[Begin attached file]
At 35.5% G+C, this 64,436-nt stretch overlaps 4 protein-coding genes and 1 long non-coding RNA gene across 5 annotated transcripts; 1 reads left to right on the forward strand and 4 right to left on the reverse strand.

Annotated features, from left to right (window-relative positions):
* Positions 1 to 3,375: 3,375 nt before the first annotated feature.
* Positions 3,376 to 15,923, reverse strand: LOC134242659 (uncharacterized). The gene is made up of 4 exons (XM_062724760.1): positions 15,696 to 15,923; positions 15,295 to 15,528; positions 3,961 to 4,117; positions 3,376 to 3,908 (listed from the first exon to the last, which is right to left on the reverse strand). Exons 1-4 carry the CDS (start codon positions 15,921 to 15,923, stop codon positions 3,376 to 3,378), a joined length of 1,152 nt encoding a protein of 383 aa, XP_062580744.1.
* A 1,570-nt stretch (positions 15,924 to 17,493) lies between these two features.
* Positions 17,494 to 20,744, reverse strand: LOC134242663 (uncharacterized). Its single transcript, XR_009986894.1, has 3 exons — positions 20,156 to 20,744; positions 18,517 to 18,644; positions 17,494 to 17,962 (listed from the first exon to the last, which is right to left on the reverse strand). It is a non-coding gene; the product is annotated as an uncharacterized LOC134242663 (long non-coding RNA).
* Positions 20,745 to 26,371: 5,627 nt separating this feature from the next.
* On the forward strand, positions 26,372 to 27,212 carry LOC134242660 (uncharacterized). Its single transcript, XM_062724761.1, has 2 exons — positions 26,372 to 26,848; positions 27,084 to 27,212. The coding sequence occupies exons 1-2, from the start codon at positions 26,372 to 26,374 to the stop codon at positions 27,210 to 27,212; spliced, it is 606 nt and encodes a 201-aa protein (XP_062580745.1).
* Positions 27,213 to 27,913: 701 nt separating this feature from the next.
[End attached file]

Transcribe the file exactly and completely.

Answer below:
At 35.5% G+C, this 64,436-nt stretch overlaps 4 protein-coding genes and 1 long non-coding RNA gene across 5 annotated transcripts; 1 reads left to right on the forward strand and 4 right to left on the reverse strand.

Annotated features, from left to right (window-relative positions):
* Positions 1 to 3,375: 3,375 nt before the first annotated feature.
* Positions 3,376 to 15,923, reverse strand: LOC134242659 (uncharacterized). The gene is made up of 4 exons (XM_062724760.1): positions 15,696 to 15,923; positions 15,295 to 15,528; positions 3,961 to 4,117; positions 3,376 to 3,908 (listed from the first exon to the last, which is right to left on the reverse strand). Exons 1-4 carry the CDS (start codon positions 15,921 to 15,923, stop codon positions 3,376 to 3,378), a joined length of 1,152 nt encoding a protein of 383 aa, XP_062580744.1.
* A 1,570-nt stretch (positions 15,924 to 17,493) lies between these two features.
* Positions 17,494 to 20,744, reverse strand: LOC134242663 (uncharacterized). Its single transcript, XR_009986894.1, has 3 exons — positions 20,156 to 20,744; positions 18,517 to 18,644; positions 17,494 to 17,962 (listed from the first exon to the last, which is right to left on the reverse strand). It is a non-coding gene; the product is annotated as an uncharacterized LOC134242663 (long non-coding RNA).
* Positions 20,745 to 26,371: 5,627 nt separating this feature from the next.
* On the forward strand, positions 26,372 to 27,212 carry LOC134242660 (uncharacterized). Its single transcript, XM_062724761.1, has 2 exons — positions 26,372 to 26,848; positions 27,084 to 27,212. The coding sequence occupies exons 1-2, from the start codon at positions 26,372 to 26,374 to the stop codon at positions 27,210 to 27,212; spliced, it is 606 nt and encodes a 201-aa protein (XP_062580745.1).
* Positions 27,213 to 27,913: 701 nt separating this feature from the next.